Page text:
Sometimes Saying No, Really Means Saying Yes

 

The headline says it all! Earlier this year as it became clear that the biennial Jackson County assessment was turning into a debacle, the KCPS school board and district administration began discussing modeling the potential impact to the district (read: kids), based on a series of assumptions. 

Many phone calls and meetings occurred, not just among the board and the district, but with the county assessor, the county executive as well as legislators in Jefferson City. The idea was to triangulate how a variety of decisions outside of our control would affect the districts budget both this year and in years to come. 

For those who aren’t aware, 70% of our revenue comes from local sources, the largest chunk of that is property taxes. With that realization comes the obvious concern – Any reduction of property taxes will negatively impact the districts ability to continue the upward trajectory of KCPS as a result of the leadership of Dr. Bedell, his talented administration, dedicated teachers, principals, and the hardest working group of all, kids (read: our future). 

As the modeling exercise began, so did the lobbying of school board members. Local organizations, citizens, fellow politicians, and other stakeholders (including the KC Star Editorial Board) all had an opinion about whether the largest taxing jurisdiction (read: KCPS) should reduce our levy. This is where the work gets hard! And when things get hard, a persons character gets tested. 

Honestly, I was a NO vote from the start. That said, being a vote of any kind right out of the gate doesn’t lend itself to thoughtful dialogue. So there was a point in which I tried to wrap my head around some logic that would have the district reduce the levy by a marginal amount to illustrate we understood the impact the poorly planned, executed and messaged assessment was having on the most undeserved communities in our city. 

However, the more I thought about that, the more political it felt, and by extension, the less meaningful. 

Reducing our levy by anything less than substantially would not have any real impact on those families who were hurting, much like the overtly political $3M “giveback” attempt by the county exec would not have moved the meter for the overwhelming majority of people.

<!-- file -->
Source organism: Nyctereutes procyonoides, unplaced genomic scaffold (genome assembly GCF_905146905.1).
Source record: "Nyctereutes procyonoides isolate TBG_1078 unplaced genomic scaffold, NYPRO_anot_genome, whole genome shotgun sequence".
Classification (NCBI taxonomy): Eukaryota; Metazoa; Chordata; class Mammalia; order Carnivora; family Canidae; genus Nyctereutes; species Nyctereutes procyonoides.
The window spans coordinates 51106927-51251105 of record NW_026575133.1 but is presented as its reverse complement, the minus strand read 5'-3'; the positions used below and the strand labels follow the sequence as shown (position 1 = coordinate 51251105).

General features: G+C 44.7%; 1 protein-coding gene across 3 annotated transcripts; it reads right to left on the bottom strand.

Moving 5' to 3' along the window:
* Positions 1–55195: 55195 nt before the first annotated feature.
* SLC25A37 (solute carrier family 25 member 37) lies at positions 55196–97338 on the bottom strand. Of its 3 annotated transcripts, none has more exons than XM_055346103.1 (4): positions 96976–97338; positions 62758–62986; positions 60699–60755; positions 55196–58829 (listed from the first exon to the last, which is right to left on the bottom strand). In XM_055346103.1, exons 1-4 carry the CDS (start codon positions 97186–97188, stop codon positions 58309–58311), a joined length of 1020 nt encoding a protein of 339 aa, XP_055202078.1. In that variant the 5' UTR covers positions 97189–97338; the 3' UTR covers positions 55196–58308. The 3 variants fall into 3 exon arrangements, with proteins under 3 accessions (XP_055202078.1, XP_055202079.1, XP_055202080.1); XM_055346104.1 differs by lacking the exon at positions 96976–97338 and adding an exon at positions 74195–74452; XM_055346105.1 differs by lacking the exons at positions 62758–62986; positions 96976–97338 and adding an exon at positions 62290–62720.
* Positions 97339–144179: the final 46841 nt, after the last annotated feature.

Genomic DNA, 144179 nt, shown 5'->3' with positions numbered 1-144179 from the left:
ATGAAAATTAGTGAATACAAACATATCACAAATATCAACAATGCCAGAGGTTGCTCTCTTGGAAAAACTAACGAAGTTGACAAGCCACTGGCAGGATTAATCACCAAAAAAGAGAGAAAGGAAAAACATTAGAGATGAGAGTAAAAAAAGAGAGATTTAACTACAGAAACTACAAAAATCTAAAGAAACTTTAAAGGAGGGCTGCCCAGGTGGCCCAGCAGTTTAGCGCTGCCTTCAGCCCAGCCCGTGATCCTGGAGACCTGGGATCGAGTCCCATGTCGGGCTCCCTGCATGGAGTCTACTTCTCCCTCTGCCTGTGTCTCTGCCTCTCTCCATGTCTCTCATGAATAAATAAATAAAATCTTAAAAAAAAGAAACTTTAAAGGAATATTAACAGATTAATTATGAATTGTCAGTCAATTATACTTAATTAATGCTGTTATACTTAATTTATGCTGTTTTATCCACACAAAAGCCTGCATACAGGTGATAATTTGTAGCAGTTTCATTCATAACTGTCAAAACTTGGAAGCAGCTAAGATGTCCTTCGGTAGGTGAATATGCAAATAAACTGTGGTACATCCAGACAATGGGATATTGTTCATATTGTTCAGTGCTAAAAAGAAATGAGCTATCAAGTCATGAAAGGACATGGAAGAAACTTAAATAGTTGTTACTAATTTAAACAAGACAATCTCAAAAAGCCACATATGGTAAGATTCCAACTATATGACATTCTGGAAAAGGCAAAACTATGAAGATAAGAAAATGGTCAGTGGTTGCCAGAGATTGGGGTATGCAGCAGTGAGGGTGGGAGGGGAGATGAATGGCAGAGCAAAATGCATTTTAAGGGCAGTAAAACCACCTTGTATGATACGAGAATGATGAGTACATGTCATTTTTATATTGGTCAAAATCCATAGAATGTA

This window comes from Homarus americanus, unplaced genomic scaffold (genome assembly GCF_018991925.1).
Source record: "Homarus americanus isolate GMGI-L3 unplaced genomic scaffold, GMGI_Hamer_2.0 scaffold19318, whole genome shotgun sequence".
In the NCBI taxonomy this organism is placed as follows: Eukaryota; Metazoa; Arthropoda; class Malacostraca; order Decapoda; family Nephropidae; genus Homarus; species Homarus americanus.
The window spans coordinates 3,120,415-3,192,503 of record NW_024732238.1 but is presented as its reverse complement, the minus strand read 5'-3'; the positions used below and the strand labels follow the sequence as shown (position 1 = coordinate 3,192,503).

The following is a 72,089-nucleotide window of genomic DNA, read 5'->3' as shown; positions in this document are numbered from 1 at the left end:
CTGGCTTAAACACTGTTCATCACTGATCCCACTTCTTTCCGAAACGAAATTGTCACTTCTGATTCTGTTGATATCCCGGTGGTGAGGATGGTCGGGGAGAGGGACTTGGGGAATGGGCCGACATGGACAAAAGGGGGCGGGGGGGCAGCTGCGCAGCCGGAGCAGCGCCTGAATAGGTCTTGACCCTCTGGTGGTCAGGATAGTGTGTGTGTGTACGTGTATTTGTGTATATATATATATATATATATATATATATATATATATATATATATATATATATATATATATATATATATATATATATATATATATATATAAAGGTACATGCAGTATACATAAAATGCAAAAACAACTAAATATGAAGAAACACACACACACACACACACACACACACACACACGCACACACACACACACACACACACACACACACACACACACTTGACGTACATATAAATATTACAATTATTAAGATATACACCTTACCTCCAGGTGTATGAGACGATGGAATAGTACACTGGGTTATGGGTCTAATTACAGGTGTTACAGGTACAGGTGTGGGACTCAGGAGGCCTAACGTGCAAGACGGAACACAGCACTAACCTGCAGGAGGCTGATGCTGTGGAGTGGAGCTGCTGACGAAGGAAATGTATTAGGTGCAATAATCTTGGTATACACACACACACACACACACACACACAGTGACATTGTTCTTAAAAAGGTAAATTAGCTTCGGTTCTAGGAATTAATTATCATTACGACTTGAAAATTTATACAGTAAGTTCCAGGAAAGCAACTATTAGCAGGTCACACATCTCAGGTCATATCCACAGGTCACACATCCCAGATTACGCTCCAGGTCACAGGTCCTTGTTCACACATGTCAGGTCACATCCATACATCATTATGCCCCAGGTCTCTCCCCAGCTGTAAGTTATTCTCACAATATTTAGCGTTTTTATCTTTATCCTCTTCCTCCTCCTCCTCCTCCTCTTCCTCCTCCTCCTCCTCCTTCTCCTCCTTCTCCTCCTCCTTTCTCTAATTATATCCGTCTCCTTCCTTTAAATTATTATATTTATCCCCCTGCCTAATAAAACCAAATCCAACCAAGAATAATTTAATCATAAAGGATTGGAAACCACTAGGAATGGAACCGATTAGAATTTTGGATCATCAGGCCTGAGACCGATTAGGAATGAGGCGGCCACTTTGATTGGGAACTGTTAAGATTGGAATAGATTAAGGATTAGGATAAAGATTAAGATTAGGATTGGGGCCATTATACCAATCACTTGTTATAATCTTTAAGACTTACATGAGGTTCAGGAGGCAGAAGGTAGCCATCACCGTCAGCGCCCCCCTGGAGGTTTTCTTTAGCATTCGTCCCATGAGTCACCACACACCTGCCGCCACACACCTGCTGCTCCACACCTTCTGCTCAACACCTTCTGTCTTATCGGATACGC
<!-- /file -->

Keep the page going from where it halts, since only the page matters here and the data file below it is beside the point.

Once I came to grips with the fact that there was no other vote than NO in reducing the levy, it was a decision that made sense for the following reasons:

* KCPS had not had a bond initiative for 67 years! What does that mean? It means that the public has not been asked to step up their financial support for public schools in 2.5 generations. Note: We currently have over $450M in deferred maintenance for our facilities. In essence, our kids are going to schools that are in some ways falling apart during a time in which we should be modernizing our schools to create learning environments that support a rapidly changing global economy!

* KCPS has LOST $147M in revenue in the last decade due to declining property values. See the above deferred maintenance point and + to that starting salaries for Missouri teachers are 48th in the country. Let that sink in for a bit. We are educating our kids in buildings badly in need of repair and/or modernization while simultaneously paying the most important personnel to our city’s future (read: kids) at nearly the bottom of all teachers in the country. 

Side note: On the teacher pay point, we need to do better here! The governor has indicated he wants to change that, I hope he is genuine beyond the rhetoric. 

* There are significant unknowns (lasting at least through April 2020) about where the assessment appeals will land and whether the state legislature (not friendly to public education, particularly in the urban core of KC, STL and Springfield) will create some unwise legislation capping tax increases. If this happens, our ability to continue the momentum we have today in KCPS will be significantly hampered, and for purely political reasons. So, the ask to reduce our levy, not knowing what future impact the assessment appeals will have on revenue doesn’t seem prudent. 

All of that being said, one can’t help but think about the likely additional inequity the tax assessment creates in our city! We need to continue to grow leaders across the city and county who have the best interest of our kids (read: communities) at heart. 

I voted no to a KCPS tax levy reduction, but that vote was a YES for our kids!

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Sometimes Saying No, Really Means Saying Yes

by | Oct 13, 2019 | News Notes | 0 comments

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